Winter is around the corner-with its associated boons and banes, too. This season invokes a sense of festivity for many Bangladeshis primarily because it offers a respite from a persisting spell of hot and humid climatic conditions of this subtropical region. But an ever-growing health hazard caused by air pollution somewhat mars the merry spirit of the season-to a point of serious concern now.
Though the degraded quality of air remains a worrying concern throughout the year, the situation seems at its worst during the wintertime because of low rainfall and polluting brick kilns (these chambers are mostly operational during dry season). The air quality of the country has been successively hitting new lows for several years now and its toll is becoming more and more evident, including from measures made by international air-quality watchdogs. This article attempts to underline the gravity of the crisis and the associated economic cost the nation is burdened with.
The capital of the country is the worst victim of air pollution, especially because of its high population density and chaotic topography. The ongoing mega construction projects such as metro rail and elevated expressway have added to the woes of Dhaka-dwellers. How bad is actually the air of Dhaka? The Air Quality Index (AQI) can help gauge dimensions of the crisis.
AQI is a globally acknowledged parameter developed by US-based Environment Protection Agency (EPA) and this index is divided into six categories as shown in the table. Based on the presence of pollutants such as nitrogen dioxide, carbon monoxide, sulphur dioxide, particulate matter (fine particles that are made of solid and liquid matter), the monitoring system assigns a value to the air quality of an area on a particular day. Dhaka's average yearly AQI index has been recorded as the high 168 and that classifies the city's air as 'unhealthy'.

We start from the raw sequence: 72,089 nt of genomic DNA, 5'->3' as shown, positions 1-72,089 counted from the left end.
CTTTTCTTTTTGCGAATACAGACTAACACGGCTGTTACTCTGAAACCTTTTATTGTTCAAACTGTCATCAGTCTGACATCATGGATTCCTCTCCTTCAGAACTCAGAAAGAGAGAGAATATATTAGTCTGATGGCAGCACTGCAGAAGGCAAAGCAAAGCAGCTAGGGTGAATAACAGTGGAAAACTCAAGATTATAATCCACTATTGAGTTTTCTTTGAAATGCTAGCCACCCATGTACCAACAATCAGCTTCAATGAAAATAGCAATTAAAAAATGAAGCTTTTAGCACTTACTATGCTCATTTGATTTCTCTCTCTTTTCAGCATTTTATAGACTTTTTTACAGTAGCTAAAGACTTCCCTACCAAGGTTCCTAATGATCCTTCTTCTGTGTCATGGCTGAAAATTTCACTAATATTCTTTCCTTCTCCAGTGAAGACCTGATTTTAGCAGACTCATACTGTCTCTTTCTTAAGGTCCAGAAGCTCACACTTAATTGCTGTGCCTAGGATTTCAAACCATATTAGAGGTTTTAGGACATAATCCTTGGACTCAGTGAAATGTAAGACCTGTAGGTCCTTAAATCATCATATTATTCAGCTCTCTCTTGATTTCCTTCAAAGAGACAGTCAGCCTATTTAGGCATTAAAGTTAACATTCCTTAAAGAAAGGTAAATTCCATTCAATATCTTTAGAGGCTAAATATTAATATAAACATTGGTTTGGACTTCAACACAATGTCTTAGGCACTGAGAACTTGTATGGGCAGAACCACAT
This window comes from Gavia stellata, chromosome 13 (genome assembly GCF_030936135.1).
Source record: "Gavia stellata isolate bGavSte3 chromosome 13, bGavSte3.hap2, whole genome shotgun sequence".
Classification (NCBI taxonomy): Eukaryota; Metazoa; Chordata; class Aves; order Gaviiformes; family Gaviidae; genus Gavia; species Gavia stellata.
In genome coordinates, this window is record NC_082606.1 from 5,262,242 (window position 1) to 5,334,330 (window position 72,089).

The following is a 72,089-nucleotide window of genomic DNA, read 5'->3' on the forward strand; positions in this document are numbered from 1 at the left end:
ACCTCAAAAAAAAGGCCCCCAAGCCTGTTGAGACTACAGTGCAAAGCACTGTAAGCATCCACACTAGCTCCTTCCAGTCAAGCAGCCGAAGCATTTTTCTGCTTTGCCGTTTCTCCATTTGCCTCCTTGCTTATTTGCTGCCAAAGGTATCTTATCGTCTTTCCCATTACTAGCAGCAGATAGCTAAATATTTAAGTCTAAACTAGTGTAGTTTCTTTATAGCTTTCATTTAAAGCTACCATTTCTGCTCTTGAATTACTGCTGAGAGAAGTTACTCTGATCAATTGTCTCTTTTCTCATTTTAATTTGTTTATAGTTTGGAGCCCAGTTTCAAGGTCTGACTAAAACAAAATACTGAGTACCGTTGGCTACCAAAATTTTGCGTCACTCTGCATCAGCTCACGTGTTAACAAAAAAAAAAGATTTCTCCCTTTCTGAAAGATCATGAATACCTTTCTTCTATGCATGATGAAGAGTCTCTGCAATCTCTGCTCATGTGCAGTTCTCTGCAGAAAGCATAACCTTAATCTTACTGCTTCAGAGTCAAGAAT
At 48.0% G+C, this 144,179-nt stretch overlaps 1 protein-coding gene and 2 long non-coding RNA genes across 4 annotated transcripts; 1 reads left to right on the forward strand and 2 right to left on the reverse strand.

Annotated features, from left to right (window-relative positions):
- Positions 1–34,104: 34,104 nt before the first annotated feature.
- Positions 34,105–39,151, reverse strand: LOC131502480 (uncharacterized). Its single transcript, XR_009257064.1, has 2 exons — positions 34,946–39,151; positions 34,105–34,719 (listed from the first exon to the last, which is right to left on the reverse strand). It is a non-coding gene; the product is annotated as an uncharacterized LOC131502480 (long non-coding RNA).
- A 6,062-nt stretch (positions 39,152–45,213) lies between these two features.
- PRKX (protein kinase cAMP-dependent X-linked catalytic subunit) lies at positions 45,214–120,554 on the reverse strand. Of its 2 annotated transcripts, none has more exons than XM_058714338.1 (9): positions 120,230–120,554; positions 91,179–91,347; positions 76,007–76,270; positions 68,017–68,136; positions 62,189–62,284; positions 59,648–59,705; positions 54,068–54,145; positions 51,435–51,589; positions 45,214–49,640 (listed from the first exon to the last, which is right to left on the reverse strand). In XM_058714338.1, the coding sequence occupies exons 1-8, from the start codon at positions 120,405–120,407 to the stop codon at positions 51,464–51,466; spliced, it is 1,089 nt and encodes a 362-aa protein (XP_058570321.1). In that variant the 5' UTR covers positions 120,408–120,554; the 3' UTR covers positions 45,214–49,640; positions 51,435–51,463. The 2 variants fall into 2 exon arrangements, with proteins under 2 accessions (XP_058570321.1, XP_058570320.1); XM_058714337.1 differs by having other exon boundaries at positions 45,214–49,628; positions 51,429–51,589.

Dhaka seems to be holding a permanent place on the list of top ten cities with bad air quality round the year and often makes headlines for topping the chart. AQI value of the capital city, Dhaka, has crossed 400 on several occasions-and these records underscore the dire situation we are in.
What are the implications of inhaling this contaminated air? Several epidemiological studies conducted across different countries have shown a strong correlation between long-term exposure to toxic air and development of serious pulmonary and cardiovascular diseases.
Local researchers (2020) have recently proved with empirical data that increasing mortality and morbidity rates of asthma and other respiratory disease patients of Dhaka are directly related to high levels of air pollution in the city. Poor air is also considered one of the major factors behind the increasing complications of heart patients as the pollutants contribute to artery blockage by accumulating plaque and impeding the blood flow into the heart.